A California federal district court ruled that Sirius XM infringed rights guaranteed to plaintiffs by California state statute. See Flo & Eddie Inc. v. Sirius XM, No. 13‐cv‐5693, 2014 U.S. Dist. LEXIS 139053, at *22‐23 (C.D. Cal. Sept. 22, 2014). Flo & Eddie of the musical group The Turtles sued Sirius XM in August 2013 for infringement of sound recording copyrights because Sirius XM was not paying public performance royalties, yet performed the sound recordings owned by Flo & Eddie, Inc. The Central District of California Court ruled that sound recordings published prior to February 15, 1972 include a public performance right under common law and codified under Cal. Civ. Code § 980 and such right may be infringed if permission is not secured before the sound recording is played on satellite radio. The Flo & Eddie No. 13‐cv‐5693 Fed. Cal. case continues on other grounds with the assumption the summary judgment ruling will be appealed by Sirius XM.
In Flo & Eddie litigation in federal court in New York, the district court indicated that the public performance of Pre-72 sound recordings constitutes common law copyright infringement and unfair competition under New York law. See Flo & Eddie Inc. v. Sirius XM, No. 13‐cv‐5784, 2014 U.S. Dist. LEXIS 166492, at *40‐44, *50‐52 (S.D.N.Y. Nov. 14, 2014) (denying Sirius XM’s motion for summary judgment, and asking Sirius XM to show cause why judgment should not be entered on behalf of plaintiffs), reconsideration denied, 2014 U.S. Dist. LEXIS 174907 (Dec. 12, 2014). The court held:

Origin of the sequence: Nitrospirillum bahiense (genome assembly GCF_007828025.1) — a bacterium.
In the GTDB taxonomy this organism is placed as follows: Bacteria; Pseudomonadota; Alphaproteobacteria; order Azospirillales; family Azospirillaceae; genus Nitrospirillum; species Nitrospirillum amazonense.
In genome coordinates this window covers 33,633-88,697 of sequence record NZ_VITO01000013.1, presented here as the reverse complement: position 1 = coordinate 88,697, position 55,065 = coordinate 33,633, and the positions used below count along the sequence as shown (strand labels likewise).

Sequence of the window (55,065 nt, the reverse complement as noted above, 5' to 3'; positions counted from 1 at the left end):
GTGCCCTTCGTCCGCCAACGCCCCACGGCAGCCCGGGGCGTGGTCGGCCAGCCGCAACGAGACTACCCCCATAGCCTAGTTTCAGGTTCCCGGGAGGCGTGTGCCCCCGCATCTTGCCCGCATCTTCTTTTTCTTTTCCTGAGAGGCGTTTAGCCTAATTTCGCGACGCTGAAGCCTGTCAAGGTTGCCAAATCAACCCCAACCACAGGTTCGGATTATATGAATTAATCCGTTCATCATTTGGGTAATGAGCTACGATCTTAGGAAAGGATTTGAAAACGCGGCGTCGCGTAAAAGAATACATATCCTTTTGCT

the New York Court of Appeals would recognize the exclusive right to public performance of a sound recording as one of the rights appurtenant to common law copyright in such a recording.
Id. An interlocutory appeal in the case was granted on April 15, 2015.
A settlement was reached in June 2015 in similar pending litigation in a California state court case brought by major record labels against Sirius XM. Capitol Records, LLC v. Sirius XM, No. BC520981 (Cal. Super. Ct. Oct. 14, 2014) (order regarding jury instructions). Arguably many of the plaintiffs that settled out with Sirius XM would have joined the Turtles class action which was certified in May 2015. How does that impact the Turtles and their ability to reach a settlement?
Taking cases coast-to-coast, Flo & Eddie, Inc. also sued Sirius XM in Florida. Flo & Eddie, Inc, v. Sirius XM Radio, Inc., No. 1:13-CV-23182 (S.D. Fla. filed Sept. 3, 2013).
New media always brings about new questions on how far copyright protection extends. When looking at interactive and non-interactive digital services, the courts may be applying federal or state law depending on what year the sound recording was “fixed.” In addition the courts have to look at the DMCA to determine how far the Safe Harbor provisions reach to protect the services providing the digital content.
Again, this article does not address the concerns of the music composition copyright owner. That side of the equation has its own issues, some similar and some different, that are also being addressed via the court system and the Copyright Royalty Board. In addition to the cases discussed, there’s plenty of pending litigation to keep an eye on for the future.
To find links to most of the cases and articles cited herein (and bonus materials) visit https://delicious.com/tamerabennett/utlaw15.
Other cases to watch:
Flo & Eddie, Inc. v. Pandora Media, Inc., No. 2:14-cv-07648-PSG-RZ (C.A.C.D. filed Oct. 2, 2014).
Capitol Records, LLC v Pandora Media, Inc., No. 651195/2014 (N.Y. Sup. Ct. filed Apr. 17, 2014).
Zenbu Magazines LLC v. Escape Media Group, Inc., No. 1:15-cv-00349-MKB-RER (N.Y.E.D. filed Jan. 22, 2015).
Zenbu Magazines LLC v. Sony Computer Entertainment America LLC, No. 3:15-cv-00310-VC (C.A.N.D. filed Jan. 22, 2015).
UMG Recs., Inc. v. Escape Media Group, Inc., No. 1:2011cv08407 (N.Y.S.D. filed Nov. 18, 2011).